Mohammad Akram Sheikh was just 24 in 2004 when he stepped over a shell in the Tosa Maidan area of Budgam, around 50 km southwest of Srinagar. “ I was walking when something exploded and next I was on the ground and blood coming out from my legs. I was taken to hospital where I was admitted for next six months,” says Akram.
Explosions of shells back have killed 65 while 270 were disabled.
He says the accident has hampered his ability to continue with his work as his left leg had sustained severe injuries. “I still feel pain and sometimes I feel I am not able to carry my work. I think gradually I will not able to do anything,” he says.
However, drawing comparison Akram says that others have suffered more grievous injuries in the area. “Some have lost their legs, some have lost their hands and some fingers when they walking or doing routine work. And the government hasn’t addressed our problems,” he says.
Over the years it has become a routine in the breathtakingly beautiful meadow that locals were walking over unexploded shells or touching any scrap that led to explosions killing nearly 65 and wounding around 300.
In 2010, a person identified as Abdul Gaffar Khan, 48, picked up something at Tosa Maidan. It immediately exploded, killing Khan on the spot. He had picked a shell.
In the same year, five persons were wounded when a shell exploded at Yechebal Bahak of the meadow. They had gone to the area for an excursion and were wounded when they touched an unexploded shell that was lying on the ground. In June 2009, two persons died on the spot when a shell exploded in the meadow. The victims were collecting iron pieces (scrap) in the area.
While the government is holding programmes to promote the meadow as a tourist destination after the Army and Airforce vacated it as a firing range in 2014, the victims say they haven’t been compensated.
“It has been seven years since Tosa Maidan firing range was vacated by the army but victims including 270 disabled haven't been compensated yet,” says Dr Shaikh Ghulam Rasool, founder of an NGO called Tosamiadan Bachav Front (TBF). The organisation had tirelessly worked to vacate the firing range from the area. He says over the years, 65 locals were killed due to unexploded shells and other explosive material in the area. He says the accidents turn around 43 women into widows.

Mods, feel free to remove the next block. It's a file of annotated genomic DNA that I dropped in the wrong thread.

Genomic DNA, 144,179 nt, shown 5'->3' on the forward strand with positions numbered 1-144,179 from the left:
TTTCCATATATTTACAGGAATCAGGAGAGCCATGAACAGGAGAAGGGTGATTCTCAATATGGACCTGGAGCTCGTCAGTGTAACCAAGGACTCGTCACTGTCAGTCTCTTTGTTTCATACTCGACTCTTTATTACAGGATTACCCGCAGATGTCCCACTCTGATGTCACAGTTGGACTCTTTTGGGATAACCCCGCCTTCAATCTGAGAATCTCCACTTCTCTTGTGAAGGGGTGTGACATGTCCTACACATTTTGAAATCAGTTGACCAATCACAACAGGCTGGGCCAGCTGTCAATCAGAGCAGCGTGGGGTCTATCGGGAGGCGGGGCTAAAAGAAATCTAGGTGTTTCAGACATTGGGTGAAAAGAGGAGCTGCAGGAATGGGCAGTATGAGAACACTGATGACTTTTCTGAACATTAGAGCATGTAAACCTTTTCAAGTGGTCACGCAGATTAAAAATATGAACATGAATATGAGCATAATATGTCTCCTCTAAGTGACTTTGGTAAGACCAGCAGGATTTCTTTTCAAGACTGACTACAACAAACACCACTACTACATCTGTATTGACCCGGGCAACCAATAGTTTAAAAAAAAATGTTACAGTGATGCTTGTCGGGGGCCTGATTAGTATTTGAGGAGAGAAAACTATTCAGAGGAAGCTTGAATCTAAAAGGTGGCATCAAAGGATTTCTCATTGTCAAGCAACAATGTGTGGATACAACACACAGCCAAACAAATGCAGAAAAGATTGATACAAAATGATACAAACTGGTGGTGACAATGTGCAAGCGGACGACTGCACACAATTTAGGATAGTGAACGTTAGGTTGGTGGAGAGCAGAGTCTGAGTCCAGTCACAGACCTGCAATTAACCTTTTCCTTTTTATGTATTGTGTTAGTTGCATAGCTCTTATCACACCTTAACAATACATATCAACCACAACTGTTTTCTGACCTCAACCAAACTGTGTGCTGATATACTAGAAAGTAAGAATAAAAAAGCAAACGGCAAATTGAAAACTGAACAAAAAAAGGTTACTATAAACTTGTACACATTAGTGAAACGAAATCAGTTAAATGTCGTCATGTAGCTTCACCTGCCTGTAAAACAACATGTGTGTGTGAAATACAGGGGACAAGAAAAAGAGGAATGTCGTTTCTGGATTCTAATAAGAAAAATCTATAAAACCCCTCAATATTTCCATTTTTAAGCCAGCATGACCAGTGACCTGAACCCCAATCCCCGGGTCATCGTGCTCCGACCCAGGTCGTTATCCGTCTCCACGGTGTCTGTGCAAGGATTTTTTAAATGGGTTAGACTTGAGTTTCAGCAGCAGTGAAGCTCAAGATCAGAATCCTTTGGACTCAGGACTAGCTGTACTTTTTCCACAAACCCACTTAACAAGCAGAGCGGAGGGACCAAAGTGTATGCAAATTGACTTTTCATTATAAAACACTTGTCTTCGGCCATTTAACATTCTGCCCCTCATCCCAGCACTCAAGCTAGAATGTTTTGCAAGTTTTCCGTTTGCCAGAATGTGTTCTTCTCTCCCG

Dr Shaikh says despite High Court’s direction in 2017 Deputy Commissioner's office in Budgam has not initiated the process of compensating victims.
The Army since 1965 was using the Tosa Maidan meadow, across Pir Panchal mountain range, as its’ firing range. Apart from the Army, Air Force, Border Security and other security agencies were using the firing range as well.
In 1965, the Jammu and Kashmir government had given a portion of Tosa Maidan, spanned over 11,200 hectares, on lease to the Army for artillery firing.
From April to November, every year since then, the Army fired artillery shells from different villages of Budgam above the Pir Panchal mountain range towards the Tosa Maidan meadow. At times the ammunition would land outside the firing zone leading to casualties.
The lease of the firing zone ended in April 2014. The Army had sought re-notification of the meadow as a firing range till 2034. But the then government led by Omar Abdullah didn’t grant extension fearing large scale protests. Since 2014 the Army didn’t use the meadow as firing range following massive protests by local residents and opposition from political parties and the then government.
The government says 65 people have died so far in Tosa Maidan in various incidents; however, locals say the number of dead people could be far higher as the victims' kin would refrain from registering FIRs in several cases.
Later the Indian Army started a programme to clear the area from explosives.
After the area was cleared of explosives, the government has formed Tourism Development Authority Tosamaidan in a bid to promote the meadow as a tourist destination.
In the latest move on December 1, the department of tourism along with district administration Budgam organised a festival there to promote the area as a tourist destination, which attracted a large number of people.
The officials say Tosa Maidan has a vast potential to emerge as an attractive tourist destination.
The victims say the government's move is fine but they should be also compensated.
“We had high hopes and the court had passed favourable orders but after revocation of Article 370 a lot many things changed here and no one cares about “our situation”, says Akram.
The Tosa Maidan Bachav has now filed a revised petition seeking implementation of the court order regarding compensation to victims of the blasts.